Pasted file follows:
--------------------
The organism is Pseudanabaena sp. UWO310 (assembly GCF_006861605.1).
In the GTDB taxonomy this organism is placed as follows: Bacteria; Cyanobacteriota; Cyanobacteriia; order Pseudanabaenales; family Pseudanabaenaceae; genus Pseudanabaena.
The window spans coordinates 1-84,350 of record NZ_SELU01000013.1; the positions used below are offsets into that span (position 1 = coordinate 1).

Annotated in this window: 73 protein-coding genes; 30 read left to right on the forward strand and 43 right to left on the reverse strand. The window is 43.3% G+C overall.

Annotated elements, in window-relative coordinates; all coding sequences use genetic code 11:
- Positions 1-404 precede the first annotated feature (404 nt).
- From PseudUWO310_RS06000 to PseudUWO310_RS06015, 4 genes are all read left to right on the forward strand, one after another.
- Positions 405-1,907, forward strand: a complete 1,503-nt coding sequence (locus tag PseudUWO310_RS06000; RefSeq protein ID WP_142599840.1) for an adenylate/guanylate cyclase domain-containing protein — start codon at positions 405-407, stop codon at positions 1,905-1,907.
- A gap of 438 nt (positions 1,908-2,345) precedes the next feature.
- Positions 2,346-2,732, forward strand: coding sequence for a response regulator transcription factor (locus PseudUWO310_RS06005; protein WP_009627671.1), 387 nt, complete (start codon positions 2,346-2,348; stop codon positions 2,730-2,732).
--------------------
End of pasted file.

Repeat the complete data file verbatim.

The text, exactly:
The organism is Pseudanabaena sp. UWO310 (assembly GCF_006861605.1).
In the GTDB taxonomy this organism is placed as follows: Bacteria; Cyanobacteriota; Cyanobacteriia; order Pseudanabaenales; family Pseudanabaenaceae; genus Pseudanabaena.
The window spans coordinates 1-84,350 of record NZ_SELU01000013.1; the positions used below are offsets into that span (position 1 = coordinate 1).

Annotated in this window: 73 protein-coding genes; 30 read left to right on the forward strand and 43 right to left on the reverse strand. The window is 43.3% G+C overall.

Annotated elements, in window-relative coordinates; all coding sequences use genetic code 11:
- Positions 1-404 precede the first annotated feature (404 nt).
- From PseudUWO310_RS06000 to PseudUWO310_RS06015, 4 genes are all read left to right on the forward strand, one after another.
- Positions 405-1,907, forward strand: a complete 1,503-nt coding sequence (locus tag PseudUWO310_RS06000; RefSeq protein ID WP_142599840.1) for an adenylate/guanylate cyclase domain-containing protein — start codon at positions 405-407, stop codon at positions 1,905-1,907.
- A gap of 438 nt (positions 1,908-2,345) precedes the next feature.
- Positions 2,346-2,732, forward strand: coding sequence for a response regulator transcription factor (locus PseudUWO310_RS06005; protein WP_009627671.1), 387 nt, complete (start codon positions 2,346-2,348; stop codon positions 2,730-2,732).